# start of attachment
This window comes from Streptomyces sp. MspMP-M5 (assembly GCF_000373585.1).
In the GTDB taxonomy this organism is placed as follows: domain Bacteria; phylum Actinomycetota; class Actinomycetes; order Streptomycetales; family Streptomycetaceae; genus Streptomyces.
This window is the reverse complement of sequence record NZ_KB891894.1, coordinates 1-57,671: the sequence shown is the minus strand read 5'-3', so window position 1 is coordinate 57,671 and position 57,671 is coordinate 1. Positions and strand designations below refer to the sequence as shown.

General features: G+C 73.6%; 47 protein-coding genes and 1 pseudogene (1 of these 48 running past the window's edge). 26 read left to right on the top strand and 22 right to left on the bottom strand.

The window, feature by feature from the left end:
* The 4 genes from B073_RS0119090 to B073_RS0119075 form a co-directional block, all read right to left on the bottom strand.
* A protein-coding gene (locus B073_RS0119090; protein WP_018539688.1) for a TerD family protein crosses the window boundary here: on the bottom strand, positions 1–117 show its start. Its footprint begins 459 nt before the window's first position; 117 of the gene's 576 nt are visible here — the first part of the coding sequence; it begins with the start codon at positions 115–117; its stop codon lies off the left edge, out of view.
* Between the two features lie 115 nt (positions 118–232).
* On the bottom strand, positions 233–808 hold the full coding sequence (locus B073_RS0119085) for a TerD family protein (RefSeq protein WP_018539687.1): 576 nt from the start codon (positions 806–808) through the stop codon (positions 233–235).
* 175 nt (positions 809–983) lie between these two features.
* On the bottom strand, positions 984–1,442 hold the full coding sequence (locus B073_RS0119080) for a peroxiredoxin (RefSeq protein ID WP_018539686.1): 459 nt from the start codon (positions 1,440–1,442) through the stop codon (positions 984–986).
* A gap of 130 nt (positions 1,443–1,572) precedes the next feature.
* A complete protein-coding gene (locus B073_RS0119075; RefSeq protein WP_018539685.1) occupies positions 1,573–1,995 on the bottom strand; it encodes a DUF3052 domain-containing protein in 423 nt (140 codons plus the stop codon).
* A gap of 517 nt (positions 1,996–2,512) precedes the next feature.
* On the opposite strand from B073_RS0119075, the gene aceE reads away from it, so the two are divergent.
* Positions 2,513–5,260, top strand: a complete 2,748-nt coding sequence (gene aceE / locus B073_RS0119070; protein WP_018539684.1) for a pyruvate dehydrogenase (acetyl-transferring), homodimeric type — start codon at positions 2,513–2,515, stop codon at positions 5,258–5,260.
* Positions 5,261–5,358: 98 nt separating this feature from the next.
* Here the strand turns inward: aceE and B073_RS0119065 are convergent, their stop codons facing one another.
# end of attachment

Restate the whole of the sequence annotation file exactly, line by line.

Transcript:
This window comes from Streptomyces sp. MspMP-M5 (assembly GCF_000373585.1).
In the GTDB taxonomy this organism is placed as follows: domain Bacteria; phylum Actinomycetota; class Actinomycetes; order Streptomycetales; family Streptomycetaceae; genus Streptomyces.
This window is the reverse complement of sequence record NZ_KB891894.1, coordinates 1-57,671: the sequence shown is the minus strand read 5'-3', so window position 1 is coordinate 57,671 and position 57,671 is coordinate 1. Positions and strand designations below refer to the sequence as shown.

General features: G+C 73.6%; 47 protein-coding genes and 1 pseudogene (1 of these 48 running past the window's edge). 26 read left to right on the top strand and 22 right to left on the bottom strand.

The window, feature by feature from the left end:
* The 4 genes from B073_RS0119090 to B073_RS0119075 form a co-directional block, all read right to left on the bottom strand.
* A protein-coding gene (locus B073_RS0119090; protein WP_018539688.1) for a TerD family protein crosses the window boundary here: on the bottom strand, positions 1–117 show its start. Its footprint begins 459 nt before the window's first position; 117 of the gene's 576 nt are visible here — the first part of the coding sequence; it begins with the start codon at positions 115–117; its stop codon lies off the left edge, out of view.
* Between the two features lie 115 nt (positions 118–232).
* On the bottom strand, positions 233–808 hold the full coding sequence (locus B073_RS0119085) for a TerD family protein (RefSeq protein WP_018539687.1): 576 nt from the start codon (positions 806–808) through the stop codon (positions 233–235).
* 175 nt (positions 809–983) lie between these two features.
* On the bottom strand, positions 984–1,442 hold the full coding sequence (locus B073_RS0119080) for a peroxiredoxin (RefSeq protein ID WP_018539686.1): 459 nt from the start codon (positions 1,440–1,442) through the stop codon (positions 984–986).
* A gap of 130 nt (positions 1,443–1,572) precedes the next feature.
* A complete protein-coding gene (locus B073_RS0119075; RefSeq protein WP_018539685.1) occupies positions 1,573–1,995 on the bottom strand; it encodes a DUF3052 domain-containing protein in 423 nt (140 codons plus the stop codon).
* A gap of 517 nt (positions 1,996–2,512) precedes the next feature.
* On the opposite strand from B073_RS0119075, the gene aceE reads away from it, so the two are divergent.
* Positions 2,513–5,260, top strand: a complete 2,748-nt coding sequence (gene aceE / locus B073_RS0119070; protein WP_018539684.1) for a pyruvate dehydrogenase (acetyl-transferring), homodimeric type — start codon at positions 2,513–2,515, stop codon at positions 5,258–5,260.
* Positions 5,261–5,358: 98 nt separating this feature from the next.
* Here the strand turns inward: aceE and B073_RS0119065 are convergent, their stop codons facing one another.